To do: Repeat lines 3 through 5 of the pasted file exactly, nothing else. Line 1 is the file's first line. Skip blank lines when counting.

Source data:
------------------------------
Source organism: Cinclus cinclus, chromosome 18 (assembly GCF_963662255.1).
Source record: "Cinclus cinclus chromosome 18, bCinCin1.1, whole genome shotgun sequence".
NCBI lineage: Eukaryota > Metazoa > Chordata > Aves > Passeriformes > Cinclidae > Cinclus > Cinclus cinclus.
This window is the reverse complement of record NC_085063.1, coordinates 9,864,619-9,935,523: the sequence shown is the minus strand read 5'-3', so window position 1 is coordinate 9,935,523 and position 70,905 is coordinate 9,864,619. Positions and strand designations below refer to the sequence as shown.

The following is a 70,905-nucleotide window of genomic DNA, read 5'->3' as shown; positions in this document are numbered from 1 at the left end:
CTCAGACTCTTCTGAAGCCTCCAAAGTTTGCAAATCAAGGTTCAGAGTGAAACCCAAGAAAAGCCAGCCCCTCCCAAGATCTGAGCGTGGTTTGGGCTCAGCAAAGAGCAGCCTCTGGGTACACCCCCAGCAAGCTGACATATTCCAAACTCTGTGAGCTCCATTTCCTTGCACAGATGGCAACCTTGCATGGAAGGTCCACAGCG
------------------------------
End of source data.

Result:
NCBI lineage: Eukaryota > Metazoa > Chordata > Aves > Passeriformes > Cinclidae > Cinclus > Cinclus cinclus.
This window is the reverse complement of record NC_085063.1, coordinates 9,864,619-9,935,523: the sequence shown is the minus strand read 5'-3', so window position 1 is coordinate 9,935,523 and position 70,905 is coordinate 9,864,619. Positions and strand designations below refer to the sequence as shown.

The following is a 70,905-nucleotide window of genomic DNA, read 5'->3' as shown; positions in this document are numbered from 1 at the left end: